136 Year Old Johnson Controls Has A Plan To Become Digital To Its Core

October 18, 2021
Peter High
BY Peter High Founder and President of Metis Strategy
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Most companies of consequence have a chief information officer. Many others have chief technology officers, who might be the heads of product and engineering for a tech-centric company, or, for some non-tech sector companies, might be the heads of infrastructure or tech-savvy leaders reporting to less technical chief information officers. A growing number of companies have chief digital officers, as well, often signaling the need to have an executive oversee digital transformation efforts exclusively. There are examples where the top tech and digital chief has one or a combination of these titles. The combination of all three roles for three separate executives occurs less frequently, needless to say, but less frequent still are examples of companies with execs with these three titles each of whom report to the chief executive officer. One such company is Johnson Controls.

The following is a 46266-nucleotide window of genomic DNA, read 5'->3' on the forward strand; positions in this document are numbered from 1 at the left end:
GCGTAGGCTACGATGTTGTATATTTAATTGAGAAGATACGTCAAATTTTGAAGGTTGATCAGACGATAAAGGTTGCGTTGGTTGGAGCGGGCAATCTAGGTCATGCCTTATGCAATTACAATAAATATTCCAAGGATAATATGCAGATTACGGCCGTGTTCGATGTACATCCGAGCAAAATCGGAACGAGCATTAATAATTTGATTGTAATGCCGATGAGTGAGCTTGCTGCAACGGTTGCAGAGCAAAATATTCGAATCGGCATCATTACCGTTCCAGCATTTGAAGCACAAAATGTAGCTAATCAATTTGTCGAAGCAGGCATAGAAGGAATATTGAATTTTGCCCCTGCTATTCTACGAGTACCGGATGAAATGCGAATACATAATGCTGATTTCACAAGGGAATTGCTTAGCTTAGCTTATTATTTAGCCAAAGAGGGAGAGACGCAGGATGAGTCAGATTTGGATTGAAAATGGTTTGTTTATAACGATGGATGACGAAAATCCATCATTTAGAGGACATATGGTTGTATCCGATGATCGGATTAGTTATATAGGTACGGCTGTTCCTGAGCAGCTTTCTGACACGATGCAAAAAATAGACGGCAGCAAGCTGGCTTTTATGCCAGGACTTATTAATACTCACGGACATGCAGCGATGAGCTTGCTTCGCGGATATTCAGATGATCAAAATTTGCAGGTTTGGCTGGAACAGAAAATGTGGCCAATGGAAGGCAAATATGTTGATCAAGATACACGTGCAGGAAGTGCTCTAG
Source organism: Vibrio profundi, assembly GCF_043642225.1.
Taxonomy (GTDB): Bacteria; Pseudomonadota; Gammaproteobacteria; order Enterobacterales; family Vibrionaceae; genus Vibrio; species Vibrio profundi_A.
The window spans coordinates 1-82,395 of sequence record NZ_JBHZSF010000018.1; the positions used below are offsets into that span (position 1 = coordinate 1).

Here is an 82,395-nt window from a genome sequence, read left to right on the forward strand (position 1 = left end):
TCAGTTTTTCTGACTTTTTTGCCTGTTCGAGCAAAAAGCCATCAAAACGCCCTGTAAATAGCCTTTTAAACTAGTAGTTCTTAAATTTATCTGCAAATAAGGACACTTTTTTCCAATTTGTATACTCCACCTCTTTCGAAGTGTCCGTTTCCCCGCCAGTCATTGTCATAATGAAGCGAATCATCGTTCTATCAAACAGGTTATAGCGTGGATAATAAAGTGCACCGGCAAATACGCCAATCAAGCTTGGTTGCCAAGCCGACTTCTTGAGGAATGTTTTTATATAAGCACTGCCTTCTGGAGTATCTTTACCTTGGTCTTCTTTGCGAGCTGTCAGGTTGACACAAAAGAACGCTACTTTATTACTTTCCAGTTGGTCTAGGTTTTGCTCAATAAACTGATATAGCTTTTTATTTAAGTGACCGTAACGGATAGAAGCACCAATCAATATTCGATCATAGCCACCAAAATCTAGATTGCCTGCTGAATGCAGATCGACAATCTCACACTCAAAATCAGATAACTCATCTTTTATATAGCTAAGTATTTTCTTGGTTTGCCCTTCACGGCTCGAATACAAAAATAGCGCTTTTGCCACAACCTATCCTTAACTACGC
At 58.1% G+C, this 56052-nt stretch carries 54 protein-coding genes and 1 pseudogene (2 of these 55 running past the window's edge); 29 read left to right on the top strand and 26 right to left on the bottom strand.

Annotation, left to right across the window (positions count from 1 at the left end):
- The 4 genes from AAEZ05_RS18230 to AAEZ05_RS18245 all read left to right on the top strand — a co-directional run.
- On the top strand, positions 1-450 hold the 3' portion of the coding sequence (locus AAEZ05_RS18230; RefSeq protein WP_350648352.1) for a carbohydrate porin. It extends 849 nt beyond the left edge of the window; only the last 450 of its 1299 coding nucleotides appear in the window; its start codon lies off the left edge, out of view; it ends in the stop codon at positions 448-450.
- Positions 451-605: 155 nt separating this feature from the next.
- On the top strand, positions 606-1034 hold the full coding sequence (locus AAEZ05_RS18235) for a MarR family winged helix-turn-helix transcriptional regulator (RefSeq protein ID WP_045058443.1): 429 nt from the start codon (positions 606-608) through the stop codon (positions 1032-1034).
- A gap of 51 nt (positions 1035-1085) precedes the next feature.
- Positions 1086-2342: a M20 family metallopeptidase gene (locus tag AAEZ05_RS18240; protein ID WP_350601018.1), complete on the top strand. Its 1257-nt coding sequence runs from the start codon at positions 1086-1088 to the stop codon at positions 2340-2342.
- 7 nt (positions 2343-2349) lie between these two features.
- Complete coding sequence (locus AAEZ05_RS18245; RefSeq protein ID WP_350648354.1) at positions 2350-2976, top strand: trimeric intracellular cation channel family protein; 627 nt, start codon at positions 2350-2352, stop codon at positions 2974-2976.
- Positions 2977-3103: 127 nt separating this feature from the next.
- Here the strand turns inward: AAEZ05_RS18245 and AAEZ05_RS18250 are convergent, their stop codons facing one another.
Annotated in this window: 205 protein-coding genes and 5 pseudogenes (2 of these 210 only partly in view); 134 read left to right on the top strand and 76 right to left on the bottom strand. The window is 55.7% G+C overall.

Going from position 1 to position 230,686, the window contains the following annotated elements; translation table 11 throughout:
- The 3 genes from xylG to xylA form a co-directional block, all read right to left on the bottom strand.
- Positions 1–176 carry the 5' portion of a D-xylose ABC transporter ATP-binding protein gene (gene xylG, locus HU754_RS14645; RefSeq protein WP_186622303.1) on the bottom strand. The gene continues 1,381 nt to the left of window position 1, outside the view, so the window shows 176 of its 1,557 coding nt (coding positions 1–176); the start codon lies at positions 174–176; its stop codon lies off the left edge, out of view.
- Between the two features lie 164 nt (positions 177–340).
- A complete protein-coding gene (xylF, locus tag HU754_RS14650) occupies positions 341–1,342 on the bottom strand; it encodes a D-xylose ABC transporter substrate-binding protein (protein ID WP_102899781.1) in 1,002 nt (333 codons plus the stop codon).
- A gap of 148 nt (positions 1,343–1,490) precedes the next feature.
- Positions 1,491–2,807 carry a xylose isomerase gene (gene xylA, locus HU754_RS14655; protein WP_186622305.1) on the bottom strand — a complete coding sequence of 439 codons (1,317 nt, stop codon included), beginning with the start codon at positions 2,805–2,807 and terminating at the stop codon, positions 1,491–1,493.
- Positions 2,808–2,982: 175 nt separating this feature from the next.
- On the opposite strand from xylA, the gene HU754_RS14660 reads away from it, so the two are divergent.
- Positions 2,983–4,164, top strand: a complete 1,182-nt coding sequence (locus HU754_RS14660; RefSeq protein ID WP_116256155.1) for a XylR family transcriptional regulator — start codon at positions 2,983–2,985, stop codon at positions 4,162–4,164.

Johnson Controls is a 136-year-old, Milwaukee-based company that develops products and services that enhance the intelligence of buildings to the tune of nearly $30 billion in annual revenue. Mike Ellis is the company’s chief customer and digital officer, adding customer responsibilities to the CDO title. He joined Johnson Controls in October 2019. Diane Schwarz is the company’s chief information officer, who joined the company in August of 2020. Finally, Vijay Sankaran is the company’s chief technology officer, and he joined the company in May 2021.

Ellis describes his role as chief customer and digital officer as deciphering the impact of the company’s efforts on customers, engaging them to understand what is most important to them. The goal is to innovate in collaboration with them, identifying ideas that will make a difference in their operations. Additionally, Ellis is responsible for digital product innovation and enterprise marketing, as the CMO reports through to him.